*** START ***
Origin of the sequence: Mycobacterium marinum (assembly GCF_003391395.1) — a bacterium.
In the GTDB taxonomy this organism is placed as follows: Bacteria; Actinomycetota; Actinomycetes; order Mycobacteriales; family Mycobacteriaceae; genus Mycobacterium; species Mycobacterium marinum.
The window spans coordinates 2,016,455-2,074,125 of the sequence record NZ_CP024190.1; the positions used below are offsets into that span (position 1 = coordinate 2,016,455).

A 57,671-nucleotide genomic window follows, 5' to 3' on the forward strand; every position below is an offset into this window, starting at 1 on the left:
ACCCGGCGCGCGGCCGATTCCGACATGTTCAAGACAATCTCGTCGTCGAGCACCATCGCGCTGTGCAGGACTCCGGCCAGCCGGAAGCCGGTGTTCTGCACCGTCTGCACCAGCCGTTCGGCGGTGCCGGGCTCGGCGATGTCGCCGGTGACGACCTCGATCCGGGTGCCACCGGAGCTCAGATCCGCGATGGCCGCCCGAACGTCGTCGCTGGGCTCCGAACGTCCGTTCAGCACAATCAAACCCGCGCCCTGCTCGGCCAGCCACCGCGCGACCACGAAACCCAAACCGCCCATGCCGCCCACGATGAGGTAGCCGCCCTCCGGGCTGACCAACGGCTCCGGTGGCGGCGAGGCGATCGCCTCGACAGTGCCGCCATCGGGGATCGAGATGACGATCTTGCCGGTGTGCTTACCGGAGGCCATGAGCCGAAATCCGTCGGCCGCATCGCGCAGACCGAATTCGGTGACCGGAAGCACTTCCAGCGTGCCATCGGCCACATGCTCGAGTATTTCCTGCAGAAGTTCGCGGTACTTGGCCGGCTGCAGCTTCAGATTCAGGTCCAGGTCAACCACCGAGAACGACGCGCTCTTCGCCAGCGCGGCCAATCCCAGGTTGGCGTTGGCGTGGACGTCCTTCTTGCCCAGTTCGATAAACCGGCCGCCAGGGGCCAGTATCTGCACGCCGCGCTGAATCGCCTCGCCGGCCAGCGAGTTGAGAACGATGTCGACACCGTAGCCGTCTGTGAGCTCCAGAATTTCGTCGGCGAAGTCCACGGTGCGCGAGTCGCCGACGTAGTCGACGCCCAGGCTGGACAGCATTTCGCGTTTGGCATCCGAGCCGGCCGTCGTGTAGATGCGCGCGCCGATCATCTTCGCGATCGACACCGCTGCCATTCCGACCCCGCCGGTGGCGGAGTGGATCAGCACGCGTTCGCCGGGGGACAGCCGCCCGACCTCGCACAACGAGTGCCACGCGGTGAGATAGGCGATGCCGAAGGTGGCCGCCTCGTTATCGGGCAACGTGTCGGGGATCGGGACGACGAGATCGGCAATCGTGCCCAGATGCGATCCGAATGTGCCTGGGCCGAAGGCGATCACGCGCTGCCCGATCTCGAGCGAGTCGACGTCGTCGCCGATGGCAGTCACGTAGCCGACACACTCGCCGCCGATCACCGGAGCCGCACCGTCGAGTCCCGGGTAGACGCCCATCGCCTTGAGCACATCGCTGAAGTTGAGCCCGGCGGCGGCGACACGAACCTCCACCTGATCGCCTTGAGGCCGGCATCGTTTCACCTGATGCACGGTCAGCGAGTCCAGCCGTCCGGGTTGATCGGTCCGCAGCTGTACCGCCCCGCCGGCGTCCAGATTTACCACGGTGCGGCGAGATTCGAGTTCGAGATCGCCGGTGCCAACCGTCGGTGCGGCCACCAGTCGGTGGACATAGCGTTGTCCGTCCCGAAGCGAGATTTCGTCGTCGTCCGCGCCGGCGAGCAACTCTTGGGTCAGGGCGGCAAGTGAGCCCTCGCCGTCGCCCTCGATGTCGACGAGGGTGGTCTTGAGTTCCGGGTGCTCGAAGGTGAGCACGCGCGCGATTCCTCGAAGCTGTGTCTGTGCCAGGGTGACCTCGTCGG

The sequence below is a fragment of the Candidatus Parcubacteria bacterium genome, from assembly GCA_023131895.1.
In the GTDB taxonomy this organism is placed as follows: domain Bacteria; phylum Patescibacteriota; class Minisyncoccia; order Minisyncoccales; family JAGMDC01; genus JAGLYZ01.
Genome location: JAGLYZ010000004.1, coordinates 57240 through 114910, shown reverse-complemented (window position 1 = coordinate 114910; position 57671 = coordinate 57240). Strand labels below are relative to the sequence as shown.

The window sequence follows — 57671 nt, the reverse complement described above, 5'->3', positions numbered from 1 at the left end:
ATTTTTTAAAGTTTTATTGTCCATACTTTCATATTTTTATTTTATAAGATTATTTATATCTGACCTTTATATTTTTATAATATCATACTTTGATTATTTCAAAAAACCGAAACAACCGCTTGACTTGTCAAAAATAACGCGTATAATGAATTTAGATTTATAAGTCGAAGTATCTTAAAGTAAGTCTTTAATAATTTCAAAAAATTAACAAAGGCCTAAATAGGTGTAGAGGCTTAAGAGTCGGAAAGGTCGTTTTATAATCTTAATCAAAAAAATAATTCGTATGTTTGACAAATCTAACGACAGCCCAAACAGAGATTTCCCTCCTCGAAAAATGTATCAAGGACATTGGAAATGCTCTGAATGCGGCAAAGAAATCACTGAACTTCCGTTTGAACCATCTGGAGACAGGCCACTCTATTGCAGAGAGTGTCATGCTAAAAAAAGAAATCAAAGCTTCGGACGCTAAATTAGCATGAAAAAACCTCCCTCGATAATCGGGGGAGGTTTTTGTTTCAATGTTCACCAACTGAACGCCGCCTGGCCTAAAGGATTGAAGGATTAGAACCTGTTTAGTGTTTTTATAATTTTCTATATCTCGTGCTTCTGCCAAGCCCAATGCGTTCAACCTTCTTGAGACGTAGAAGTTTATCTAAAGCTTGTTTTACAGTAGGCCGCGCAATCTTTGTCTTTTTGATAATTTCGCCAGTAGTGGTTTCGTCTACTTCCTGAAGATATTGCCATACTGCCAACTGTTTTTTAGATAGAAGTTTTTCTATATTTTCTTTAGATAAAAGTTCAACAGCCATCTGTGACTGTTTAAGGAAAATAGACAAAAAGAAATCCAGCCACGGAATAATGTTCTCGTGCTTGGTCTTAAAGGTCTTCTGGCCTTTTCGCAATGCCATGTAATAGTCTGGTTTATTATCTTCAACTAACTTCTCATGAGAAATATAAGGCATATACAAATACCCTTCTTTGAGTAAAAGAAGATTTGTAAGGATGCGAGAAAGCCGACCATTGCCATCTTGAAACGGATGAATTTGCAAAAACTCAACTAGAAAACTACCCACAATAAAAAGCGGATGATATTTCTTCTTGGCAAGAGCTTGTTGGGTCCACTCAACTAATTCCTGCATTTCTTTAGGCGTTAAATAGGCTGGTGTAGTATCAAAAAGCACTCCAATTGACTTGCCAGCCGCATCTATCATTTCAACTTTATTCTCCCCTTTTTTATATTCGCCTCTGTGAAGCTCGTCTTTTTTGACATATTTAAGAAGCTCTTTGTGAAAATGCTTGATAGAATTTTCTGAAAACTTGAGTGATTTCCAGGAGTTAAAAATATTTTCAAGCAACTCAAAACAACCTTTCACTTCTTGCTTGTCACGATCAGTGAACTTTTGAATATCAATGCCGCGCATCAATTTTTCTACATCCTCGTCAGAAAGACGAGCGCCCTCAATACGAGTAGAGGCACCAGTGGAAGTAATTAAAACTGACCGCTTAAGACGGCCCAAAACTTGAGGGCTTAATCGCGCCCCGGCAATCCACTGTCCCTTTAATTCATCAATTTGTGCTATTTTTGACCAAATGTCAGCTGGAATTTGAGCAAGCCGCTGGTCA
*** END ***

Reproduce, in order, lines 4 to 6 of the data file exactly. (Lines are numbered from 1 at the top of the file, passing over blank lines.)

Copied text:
A 57,671-nucleotide genomic window follows, 5' to 3' on the forward strand; every position below is an offset into this window, starting at 1 on the left:
ACCCGGCGCGCGGCCGATTCCGACATGTTCAAGACAATCTCGTCGTCGAGCACCATCGCGCTGTGCAGGACTCCGGCCAGCCGGAAGCCGGTGTTCTGCACCGTCTGCACCAGCCGTTCGGCGGTGCCGGGCTCGGCGATGTCGCCGGTGACGACCTCGATCCGGGTGCCACCGGAGCTCAGATCCGCGATGGCCGCCCGAACGTCGTCGCTGGGCTCCGAACGTCCGTTCAGCACAATCAAACCCGCGCCCTGCTCGGCCAGCCACCGCGCGACCACGAAACCCAAACCGCCCATGCCGCCCACGATGAGGTAGCCGCCCTCCGGGCTGACCAACGGCTCCGGTGGCGGCGAGGCGATCGCCTCGACAGTGCCGCCATCGGGGATCGAGATGACGATCTTGCCGGTGTGCTTACCGGAGGCCATGAGCCGAAATCCGTCGGCCGCATCGCGCAGACCGAATTCGGTGACCGGAAGCACTTCCAGCGTGCCATCGGCCACATGCTCGAGTATTTCCTGCAGAAGTTCGCGGTACTTGGCCGGCTGCAGCTTCAGATTCAGGTCCAGGTCAACCACCGAGAACGACGCGCTCTTCGCCAGCGCGGCCAATCCCAGGTTGGCGTTGGCGTGGACGTCCTTCTTGCCCAGTTCGATAAACCGGCCGCCAGGGGCCAGTATCTGCACGCCGCGCTGAATCGCCTCGCCGGCCAGCGAGTTGAGAACGATGTCGACACCGTAGCCGTCTGTGAGCTCCAGAATTTCGTCGGCGAAGTCCACGGTGCGCGAGTCGCCGACGTAGTCGACGCCCAGGCTGGACAGCATTTCGCGTTTGGCATCCGAGCCGGCCGTCGTGTAGATGCGCGCGCCGATCATCTTCGCGATCGACACCGCTGCCATTCCGACCCCGCCGGTGGCGGAGTGGATCAGCACGCGTTCGCCGGGGGACAGCCGCCCGACCTCGCACAACGAGTGCCACGCGGTGAGATAGGCGATGCCGAAGGTGGCCGCCTCGTTATCGGGCAACGTGTCGGGGATCGGGACGACGAGATCGGCAATCGTGCCCAGATGCGATCCGAATGTGCCTGGGCCGAAGGCGATCACGCGCTGCCCGATCTCGAGCGAGTCGACGTCGTCGCCGATGGCAGTCACGTAGCCGACACACTCGCCGCCGATCACCGGAGCCGCACCGTCGAGTCCCGGGTAGACGCCCATCGCCTTGAGCACATCGCTGAAGTTGAGCCCGGCGGCGGCGACACGAACCTCCACCTGATCGCCTTGAGGCCGGCATCGTTTCACCTGATGCACGGTCAGCGAGTCCAGCCGTCCGGGTTGATCGGTCCGCAGCTGTACCGCCCCGCCGGCGTCCAGATTTACCACGGTGCGGCGAGATTCGAGTTCGAGATCGCCGGTGCCAACCGTCGGTGCGGCCACCAGTCGGTGGACATAGCGTTGTCCGTCCCGAAGCGAGATTTCGTCGTCGTCCGCGCCGGCGAGCAACTCTTGGGTCAGGGCGGCAAGTGAGCCCTCGCCGTCGCCCTCGATGTCGACGAGGGTGGTCTTGAGTTCCGGGTGCTCGAAGGTGAGCACGCGCGCGATTCCTCGAAGCTGTGTCTGTGCCAGGGTGACCTCGTCGG

The sequence below is a fragment of the Candidatus Parcubacteria bacterium genome, from assembly GCA_023131895.1.